Saturday tour of the blogosphere

1. Here's a hearty sample from Peter Klein's latest O&M post:

Hate to keep flogging a dead horse, and perhaps preaching to the choir, but the point can’t be made often enough: relative prices matter. The childish Keynesianism of people like DeLong and Krugman, like Bernanke and Geithner, understands only aggregate concepts like “national output,” “employment,” and “the price level.” A consistent theme of this blog’s rants is that resources are heterogeneous (1, 2) and, consequently, relative prices must be free to adjust to changes in demand, technology, market conditions, and so on. When government policy generates an artificial boom in a particular market, such as housing — drawing resources away from other parts of the economy — the key to recovery is to let resources flow out of that market and back to the sectors of the economy where those resources belong (i.e., to match the pattern of consumer demands). It’s quite simple: home prices should be falling, interest rates should be rising, savings rates should be going up, and debt levels should be going down. The Administration’s policies, like that of the last Administration, are designed to achieve exactly the opposite. Why? Because relative prices don’t matter, the allocation of resources across activities doesn’t matter, all that matters is to keep any sector from shrinking, any prices from falling, any firms from failing, any consumers from reducing their consumption. A child thinks only about what he can see. The unseen doesn’t exist.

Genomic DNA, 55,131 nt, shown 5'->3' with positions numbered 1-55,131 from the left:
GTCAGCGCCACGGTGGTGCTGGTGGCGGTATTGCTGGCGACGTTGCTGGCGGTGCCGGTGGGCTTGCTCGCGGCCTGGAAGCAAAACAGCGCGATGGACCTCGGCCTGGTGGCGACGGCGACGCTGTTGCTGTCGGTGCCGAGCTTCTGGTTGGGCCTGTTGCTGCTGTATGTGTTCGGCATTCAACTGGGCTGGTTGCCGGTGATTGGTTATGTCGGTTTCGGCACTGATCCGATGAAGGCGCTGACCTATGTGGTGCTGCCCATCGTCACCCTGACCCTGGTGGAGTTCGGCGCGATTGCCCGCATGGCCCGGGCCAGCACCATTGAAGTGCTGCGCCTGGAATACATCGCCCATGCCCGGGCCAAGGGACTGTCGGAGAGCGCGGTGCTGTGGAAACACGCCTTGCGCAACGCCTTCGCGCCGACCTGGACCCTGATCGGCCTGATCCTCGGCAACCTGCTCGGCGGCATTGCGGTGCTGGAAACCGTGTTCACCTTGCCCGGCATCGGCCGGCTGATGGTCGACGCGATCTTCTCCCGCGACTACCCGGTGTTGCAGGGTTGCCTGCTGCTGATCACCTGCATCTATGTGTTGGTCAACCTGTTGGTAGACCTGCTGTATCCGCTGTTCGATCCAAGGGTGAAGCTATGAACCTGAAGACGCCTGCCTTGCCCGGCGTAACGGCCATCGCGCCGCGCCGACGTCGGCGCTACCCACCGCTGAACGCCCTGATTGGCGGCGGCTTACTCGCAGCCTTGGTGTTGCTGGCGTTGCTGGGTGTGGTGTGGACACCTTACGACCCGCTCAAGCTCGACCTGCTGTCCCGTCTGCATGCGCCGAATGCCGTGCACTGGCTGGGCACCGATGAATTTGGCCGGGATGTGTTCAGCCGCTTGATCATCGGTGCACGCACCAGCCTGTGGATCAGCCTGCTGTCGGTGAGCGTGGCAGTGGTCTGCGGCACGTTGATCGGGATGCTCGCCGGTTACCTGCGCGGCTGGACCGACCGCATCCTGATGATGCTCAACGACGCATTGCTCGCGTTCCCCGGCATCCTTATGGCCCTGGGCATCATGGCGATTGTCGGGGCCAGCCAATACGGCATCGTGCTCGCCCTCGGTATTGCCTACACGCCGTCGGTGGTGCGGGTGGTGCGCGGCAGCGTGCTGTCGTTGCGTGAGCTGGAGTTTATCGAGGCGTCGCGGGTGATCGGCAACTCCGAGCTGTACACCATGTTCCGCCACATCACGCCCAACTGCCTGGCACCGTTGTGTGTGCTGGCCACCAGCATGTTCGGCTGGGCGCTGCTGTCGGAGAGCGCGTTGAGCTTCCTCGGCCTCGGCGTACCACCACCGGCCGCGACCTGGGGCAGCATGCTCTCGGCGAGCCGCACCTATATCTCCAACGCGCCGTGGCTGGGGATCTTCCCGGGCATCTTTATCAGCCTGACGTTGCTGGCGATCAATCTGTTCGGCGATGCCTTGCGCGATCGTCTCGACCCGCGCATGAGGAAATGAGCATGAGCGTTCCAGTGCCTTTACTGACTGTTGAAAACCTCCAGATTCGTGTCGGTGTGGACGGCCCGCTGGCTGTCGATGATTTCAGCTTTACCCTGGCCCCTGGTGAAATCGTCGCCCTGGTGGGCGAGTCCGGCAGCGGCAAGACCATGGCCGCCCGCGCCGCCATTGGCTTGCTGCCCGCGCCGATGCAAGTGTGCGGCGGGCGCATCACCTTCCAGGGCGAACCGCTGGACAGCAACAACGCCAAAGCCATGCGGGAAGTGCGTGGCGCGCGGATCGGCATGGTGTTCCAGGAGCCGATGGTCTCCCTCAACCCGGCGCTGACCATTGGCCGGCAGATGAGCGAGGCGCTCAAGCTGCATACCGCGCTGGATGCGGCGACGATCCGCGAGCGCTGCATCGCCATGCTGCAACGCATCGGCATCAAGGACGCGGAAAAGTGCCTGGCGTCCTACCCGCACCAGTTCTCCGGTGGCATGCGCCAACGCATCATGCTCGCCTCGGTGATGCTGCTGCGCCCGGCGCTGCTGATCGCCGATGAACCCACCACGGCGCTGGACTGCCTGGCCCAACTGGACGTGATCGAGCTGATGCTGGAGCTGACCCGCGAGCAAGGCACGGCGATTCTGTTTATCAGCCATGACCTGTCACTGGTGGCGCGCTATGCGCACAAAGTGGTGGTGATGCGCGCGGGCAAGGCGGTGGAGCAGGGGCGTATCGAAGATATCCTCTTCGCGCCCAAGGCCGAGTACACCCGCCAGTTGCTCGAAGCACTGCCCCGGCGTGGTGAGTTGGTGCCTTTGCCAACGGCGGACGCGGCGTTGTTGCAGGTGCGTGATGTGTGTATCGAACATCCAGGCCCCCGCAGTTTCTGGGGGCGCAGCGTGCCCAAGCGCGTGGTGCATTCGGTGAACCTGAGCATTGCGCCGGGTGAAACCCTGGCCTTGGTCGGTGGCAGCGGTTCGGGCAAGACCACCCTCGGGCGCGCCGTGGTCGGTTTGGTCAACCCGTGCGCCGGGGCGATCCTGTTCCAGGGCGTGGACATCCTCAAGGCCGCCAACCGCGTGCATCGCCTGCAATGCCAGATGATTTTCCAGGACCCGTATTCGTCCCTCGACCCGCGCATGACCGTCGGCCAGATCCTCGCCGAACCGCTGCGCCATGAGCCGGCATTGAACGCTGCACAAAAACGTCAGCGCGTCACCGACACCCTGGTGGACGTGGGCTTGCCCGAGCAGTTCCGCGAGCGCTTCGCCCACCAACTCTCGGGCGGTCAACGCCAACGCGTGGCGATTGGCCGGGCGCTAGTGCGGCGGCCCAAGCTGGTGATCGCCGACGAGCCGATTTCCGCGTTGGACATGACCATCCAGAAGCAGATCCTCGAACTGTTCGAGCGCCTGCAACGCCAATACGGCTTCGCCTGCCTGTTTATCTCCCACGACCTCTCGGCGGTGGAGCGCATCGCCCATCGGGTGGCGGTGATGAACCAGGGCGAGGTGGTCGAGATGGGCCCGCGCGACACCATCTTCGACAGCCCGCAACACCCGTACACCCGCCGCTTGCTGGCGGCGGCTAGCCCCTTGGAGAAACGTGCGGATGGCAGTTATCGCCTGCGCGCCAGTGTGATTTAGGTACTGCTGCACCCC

Click for more, and for omitted links.

2. Don Boudreaux, always a fount of clear thinking (and speaking/writing), addresses some critics of free trade:

Persons who, fancying themselves observant realists, insist that "free trade doesn't exist" have their visions and brains distorted by political boundaries.

It is quite true that national governments almost universally erect barriers that hinder their citizens' freedom to trade with citizens ruled by other national governments. Some governments erect higher barriers than do other governments. But, indeed, it's rare to find a national government that doesn't indulge the greed of politically powerful interest groups, as well as the prejudice and economic ignorance of much of its population, with trade barriers.

And yet free trade is ubiquitous. Freedom to trade generally reigns within political borders. For example, the 50 U.S. states are united on one very large and very successful free-trade zone.

Barring state barriers, this is a valuable thought. Boudreaux gives examples of (mostly) free trade conducted between himself and grocers in California, for instance. It works just fine, and there's far less geographical distance between Fairfax and Montréal; the only difference is an imaginary but sadly influential line between them. El Paso and Juárez form one large metropolitan area, but politicians prefer that El Pasoans trade with people in San Antonio, Albuquerque, and Phoenix, hell, even with Boston, Miami, and Seattle, rather than with their fellows a few miles away. His personal example continues:

And yet no one, not even Lou Dobbs, insists that the Boudreaux family would be richer if only the government in Richmond could fine a successful way around the U.S. Constitution and managed to slap stiff tariffs on California wine, Florida citrus fruits, cajun seasoning from Louisiana, and you name it.

3. Mary Theroux points out how pervasive tax errors are among the powerful, and the lesson rarely learned:

If rich, smart people like Treasury Secretary Geithner, Tom Daschle, and the Obamas don’t have to comply with tax laws until they want a high-profile government job, can those of us who don’t want such jobs ignore them too?

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